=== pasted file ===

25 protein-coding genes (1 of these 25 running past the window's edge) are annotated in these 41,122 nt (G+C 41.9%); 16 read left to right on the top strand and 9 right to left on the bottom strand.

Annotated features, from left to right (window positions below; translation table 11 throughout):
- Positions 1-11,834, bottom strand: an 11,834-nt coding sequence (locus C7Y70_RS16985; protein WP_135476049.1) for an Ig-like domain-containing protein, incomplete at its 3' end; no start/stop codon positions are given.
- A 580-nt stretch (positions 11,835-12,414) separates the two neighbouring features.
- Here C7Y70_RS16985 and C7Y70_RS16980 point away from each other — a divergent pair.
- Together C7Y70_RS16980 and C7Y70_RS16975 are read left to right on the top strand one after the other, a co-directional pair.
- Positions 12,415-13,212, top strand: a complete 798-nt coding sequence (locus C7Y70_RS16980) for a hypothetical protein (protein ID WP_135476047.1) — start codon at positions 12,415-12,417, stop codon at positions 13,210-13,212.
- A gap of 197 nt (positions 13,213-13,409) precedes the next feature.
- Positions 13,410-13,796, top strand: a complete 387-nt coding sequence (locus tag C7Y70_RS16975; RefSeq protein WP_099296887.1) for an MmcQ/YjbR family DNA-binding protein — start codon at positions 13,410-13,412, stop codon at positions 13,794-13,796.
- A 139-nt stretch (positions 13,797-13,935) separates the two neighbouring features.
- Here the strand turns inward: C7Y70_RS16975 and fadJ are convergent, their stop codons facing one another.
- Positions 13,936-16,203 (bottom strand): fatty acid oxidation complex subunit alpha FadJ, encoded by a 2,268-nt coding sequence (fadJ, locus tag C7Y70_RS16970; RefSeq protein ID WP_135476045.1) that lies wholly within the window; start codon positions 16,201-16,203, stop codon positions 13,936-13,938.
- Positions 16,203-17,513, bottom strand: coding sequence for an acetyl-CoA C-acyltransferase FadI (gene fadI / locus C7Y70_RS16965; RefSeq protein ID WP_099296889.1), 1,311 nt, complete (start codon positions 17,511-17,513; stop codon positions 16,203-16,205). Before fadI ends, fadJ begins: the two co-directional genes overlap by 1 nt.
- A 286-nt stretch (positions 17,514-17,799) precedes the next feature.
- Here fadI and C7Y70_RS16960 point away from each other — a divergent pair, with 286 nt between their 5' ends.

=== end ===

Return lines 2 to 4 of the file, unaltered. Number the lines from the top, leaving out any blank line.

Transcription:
Annotated features, from left to right (window positions below; translation table 11 throughout):
- Positions 1-11,834, bottom strand: an 11,834-nt coding sequence (locus C7Y70_RS16985; protein WP_135476049.1) for an Ig-like domain-containing protein, incomplete at its 3' end; no start/stop codon positions are given.
- A 580-nt stretch (positions 11,835-12,414) separates the two neighbouring features.